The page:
[Howto] Pimp your kickstart, Part two

fedora-logo-bubble
Kickstart can be used to automatically set up Fedora/Red Hat installations, but also deploy larger setups of similar systems. In a recent post it was explained how to use boot parameters to flexibly influence the kickstart installation. This post will expand this idea further via remotely provided configuration files.

Part one explained howto use kickstart with boot parameters. While the advatange of this method is that different setup configurations can be stored in one file it also means that the kickstart file can become quite crowded over the time. A way to avoid this is to use shell scripts provided on a server and launch them depending on the boot options.

A NFS/hostname example

In this example most servers just get the same setup, but only few servers are monitoring servers which require very specific additions. Additionally, a NFS server is already available on the net (maybe to deliver the kickstart files), and the machines are distinguished by their hostname.

First, the specific additions need to be placed in a shell script. The shell script(s) are named after the hostname of the corresponding host and are copied to the NFS share. Second, the kickstart file gets a section to mount the NFS share right after the installation. To avoid problems with NFS support in the newly installed machines, the share is mounted right before the default %post section in a special section which has not changed the root yet:

%post --nochroot
mkdir -p /mnt/sysimage/media/nfsshare
mount myserver.com:/nfsexport /mnt/sysimage/media/nfsshare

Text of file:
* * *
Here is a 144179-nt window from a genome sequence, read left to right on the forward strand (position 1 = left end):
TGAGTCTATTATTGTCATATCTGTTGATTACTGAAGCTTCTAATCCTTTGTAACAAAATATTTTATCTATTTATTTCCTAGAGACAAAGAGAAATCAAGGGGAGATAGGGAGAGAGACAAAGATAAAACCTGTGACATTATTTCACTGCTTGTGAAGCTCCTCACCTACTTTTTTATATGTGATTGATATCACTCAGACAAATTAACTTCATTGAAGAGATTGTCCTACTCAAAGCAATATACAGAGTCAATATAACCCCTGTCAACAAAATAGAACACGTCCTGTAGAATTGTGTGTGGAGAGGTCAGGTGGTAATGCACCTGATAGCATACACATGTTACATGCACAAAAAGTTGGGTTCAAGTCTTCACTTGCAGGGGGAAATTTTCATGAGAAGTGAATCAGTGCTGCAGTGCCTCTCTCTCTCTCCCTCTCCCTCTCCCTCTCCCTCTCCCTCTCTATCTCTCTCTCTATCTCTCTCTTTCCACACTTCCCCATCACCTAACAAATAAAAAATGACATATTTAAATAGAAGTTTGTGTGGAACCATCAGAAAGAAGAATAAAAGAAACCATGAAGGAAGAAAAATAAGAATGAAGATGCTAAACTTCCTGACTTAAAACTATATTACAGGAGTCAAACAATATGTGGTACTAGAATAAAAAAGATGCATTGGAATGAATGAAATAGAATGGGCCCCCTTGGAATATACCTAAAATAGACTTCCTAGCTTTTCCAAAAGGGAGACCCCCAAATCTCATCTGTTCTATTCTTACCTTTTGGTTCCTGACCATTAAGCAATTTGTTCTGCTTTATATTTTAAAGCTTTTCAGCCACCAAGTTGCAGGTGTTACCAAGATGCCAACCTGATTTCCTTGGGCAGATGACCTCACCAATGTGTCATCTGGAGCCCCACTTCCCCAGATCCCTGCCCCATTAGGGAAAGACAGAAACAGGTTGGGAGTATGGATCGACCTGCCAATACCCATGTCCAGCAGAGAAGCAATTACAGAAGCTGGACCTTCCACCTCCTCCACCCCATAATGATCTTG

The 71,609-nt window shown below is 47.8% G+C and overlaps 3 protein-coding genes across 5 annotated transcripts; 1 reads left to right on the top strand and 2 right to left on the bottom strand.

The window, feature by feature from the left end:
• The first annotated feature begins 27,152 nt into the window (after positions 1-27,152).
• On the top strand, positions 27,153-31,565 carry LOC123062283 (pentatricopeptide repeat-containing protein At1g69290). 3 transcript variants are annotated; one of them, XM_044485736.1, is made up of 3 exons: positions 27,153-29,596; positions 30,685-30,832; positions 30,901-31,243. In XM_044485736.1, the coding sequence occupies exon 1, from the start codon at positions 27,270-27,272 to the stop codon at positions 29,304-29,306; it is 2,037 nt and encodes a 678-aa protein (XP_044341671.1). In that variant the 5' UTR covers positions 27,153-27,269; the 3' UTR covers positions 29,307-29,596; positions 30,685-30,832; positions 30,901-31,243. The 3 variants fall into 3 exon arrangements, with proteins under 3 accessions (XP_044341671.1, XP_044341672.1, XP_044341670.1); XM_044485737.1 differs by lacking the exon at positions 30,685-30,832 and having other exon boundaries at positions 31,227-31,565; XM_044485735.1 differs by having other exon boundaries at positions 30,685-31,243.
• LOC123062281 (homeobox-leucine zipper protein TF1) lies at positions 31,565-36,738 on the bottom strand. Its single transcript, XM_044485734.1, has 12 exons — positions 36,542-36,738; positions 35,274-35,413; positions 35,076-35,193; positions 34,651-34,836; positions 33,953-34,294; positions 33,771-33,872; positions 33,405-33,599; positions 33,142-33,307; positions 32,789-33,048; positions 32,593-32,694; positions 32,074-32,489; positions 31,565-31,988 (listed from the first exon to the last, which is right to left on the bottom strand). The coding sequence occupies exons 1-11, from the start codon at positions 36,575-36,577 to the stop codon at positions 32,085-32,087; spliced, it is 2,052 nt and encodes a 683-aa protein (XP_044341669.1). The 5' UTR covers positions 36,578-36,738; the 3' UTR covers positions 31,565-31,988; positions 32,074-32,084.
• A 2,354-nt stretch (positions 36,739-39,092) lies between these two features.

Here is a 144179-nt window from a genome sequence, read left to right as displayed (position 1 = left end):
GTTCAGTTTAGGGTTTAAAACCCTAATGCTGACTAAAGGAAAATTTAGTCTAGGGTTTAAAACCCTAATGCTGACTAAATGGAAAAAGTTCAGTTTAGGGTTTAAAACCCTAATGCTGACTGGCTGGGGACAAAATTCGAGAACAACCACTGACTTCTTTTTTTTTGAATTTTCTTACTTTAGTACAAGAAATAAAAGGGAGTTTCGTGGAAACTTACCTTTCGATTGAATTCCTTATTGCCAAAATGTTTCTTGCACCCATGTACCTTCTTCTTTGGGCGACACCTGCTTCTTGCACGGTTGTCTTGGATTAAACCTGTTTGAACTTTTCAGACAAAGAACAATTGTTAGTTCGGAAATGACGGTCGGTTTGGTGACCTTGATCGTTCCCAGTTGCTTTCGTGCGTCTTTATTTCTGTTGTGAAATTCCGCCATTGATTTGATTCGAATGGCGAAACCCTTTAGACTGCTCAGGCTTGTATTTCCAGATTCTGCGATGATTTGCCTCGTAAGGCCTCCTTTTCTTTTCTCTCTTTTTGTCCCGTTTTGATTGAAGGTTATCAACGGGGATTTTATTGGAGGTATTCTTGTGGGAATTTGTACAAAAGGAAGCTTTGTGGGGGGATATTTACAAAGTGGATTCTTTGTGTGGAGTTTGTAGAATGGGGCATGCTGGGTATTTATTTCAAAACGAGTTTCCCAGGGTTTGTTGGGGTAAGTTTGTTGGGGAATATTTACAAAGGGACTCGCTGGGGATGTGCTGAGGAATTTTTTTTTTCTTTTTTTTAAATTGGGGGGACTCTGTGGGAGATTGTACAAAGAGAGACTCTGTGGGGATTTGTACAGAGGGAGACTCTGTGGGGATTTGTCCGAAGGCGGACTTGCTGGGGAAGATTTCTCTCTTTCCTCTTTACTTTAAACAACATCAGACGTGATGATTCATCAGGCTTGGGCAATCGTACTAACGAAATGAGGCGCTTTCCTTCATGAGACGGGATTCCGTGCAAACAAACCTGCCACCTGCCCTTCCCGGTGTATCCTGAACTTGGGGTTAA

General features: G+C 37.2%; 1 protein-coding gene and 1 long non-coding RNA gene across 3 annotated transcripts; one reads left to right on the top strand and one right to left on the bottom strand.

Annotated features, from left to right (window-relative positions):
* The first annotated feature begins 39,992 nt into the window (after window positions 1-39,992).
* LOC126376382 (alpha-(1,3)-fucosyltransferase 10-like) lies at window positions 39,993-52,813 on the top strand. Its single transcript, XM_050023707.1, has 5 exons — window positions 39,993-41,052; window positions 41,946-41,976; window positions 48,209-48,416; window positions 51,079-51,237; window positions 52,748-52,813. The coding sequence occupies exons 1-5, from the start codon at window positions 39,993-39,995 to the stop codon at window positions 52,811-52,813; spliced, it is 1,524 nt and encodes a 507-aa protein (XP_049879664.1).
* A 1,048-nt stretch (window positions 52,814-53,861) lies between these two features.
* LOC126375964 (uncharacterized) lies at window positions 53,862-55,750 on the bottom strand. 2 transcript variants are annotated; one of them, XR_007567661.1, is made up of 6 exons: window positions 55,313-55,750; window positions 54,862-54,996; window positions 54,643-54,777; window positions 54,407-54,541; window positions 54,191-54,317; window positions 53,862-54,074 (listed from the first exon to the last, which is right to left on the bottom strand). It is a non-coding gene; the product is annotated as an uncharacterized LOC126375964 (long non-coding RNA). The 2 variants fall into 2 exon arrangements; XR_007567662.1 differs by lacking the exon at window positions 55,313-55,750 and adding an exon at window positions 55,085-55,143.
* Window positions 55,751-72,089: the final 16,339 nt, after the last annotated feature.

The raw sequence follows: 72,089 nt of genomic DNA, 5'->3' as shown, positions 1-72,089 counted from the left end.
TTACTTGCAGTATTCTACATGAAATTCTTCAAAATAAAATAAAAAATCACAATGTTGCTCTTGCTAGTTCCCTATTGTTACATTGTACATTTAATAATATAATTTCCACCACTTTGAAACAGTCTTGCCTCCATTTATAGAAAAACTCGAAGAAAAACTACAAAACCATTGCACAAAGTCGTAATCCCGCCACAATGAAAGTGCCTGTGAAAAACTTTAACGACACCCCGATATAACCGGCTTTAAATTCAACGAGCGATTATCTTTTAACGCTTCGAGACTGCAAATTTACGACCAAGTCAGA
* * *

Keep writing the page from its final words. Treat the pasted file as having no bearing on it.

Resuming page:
Afterwards, the normal %post section follows as usual, but has access to the NFS share in /media/nfsshare.

Next, the kickstart file needs a function in %post to first check if the host name is set, if a file of that name exists on the server, and if yes, copy and launch it. This requires of course the preparations explained in part one to filter for the boot parameters.

if test "${myop_hostname+set}" = set ; then
  if [ -e /media/nfsshare/$myop_hostname ]; then
    cp /media/nfsshare/$myop_hostname /root/.
    chmod +x /root/$myop_hostname
    /bin/sh /root/$myop_hostname
  fi
fi

The kickstart installation can can now be called with the hostname as a boot parameter: linux ks=nfs:/myserver.com/ks.cfg myop_hostname=blueserver. If no hostname is given, host-specific configuration is ignored.

Other ways

Of course there is no need to use a NFS server, or a server it all: the different shell scripts can be provided directly on the installation medium, or on a web server. Also, using host based configuration makes it more difficult again to maintain all the different scripts for all the different servers. If the number of servers grow above a certain number the best way would be to manage all the options, scripts and parameters in a database and export host-based configuration files when needed or provide it via ldap.

Extra: Tiny installation

Quite often it happens that people only need small Fedora/RHEL setups. However, even with no arguments in the %packages section a default installation takes quite some space. This is due to the fact that in the default configuration kickstat installs all packages from the base group. A special flag must be set to avoid that. Together with that flag, a base installation requiring “only” roughly 160 packages looks like:

%packages --nobase
openssh-clients
openssh-server
ntp
yum
dhclient
sendmail
man
-system-config-securitylevel-tui

But beware: such installations are really basic and are missing basic tools like which!

4 thoughts on “[Howto] Pimp your kickstart, Part two”

  1. Thanks, these are nice articles.

    If you’re using RHN, for the minimal install you also need yum-rhn-plugin too. Also, note that it is so minimal that you won’t get any fancy stuff like LDAP authentication either!

Comments are closed.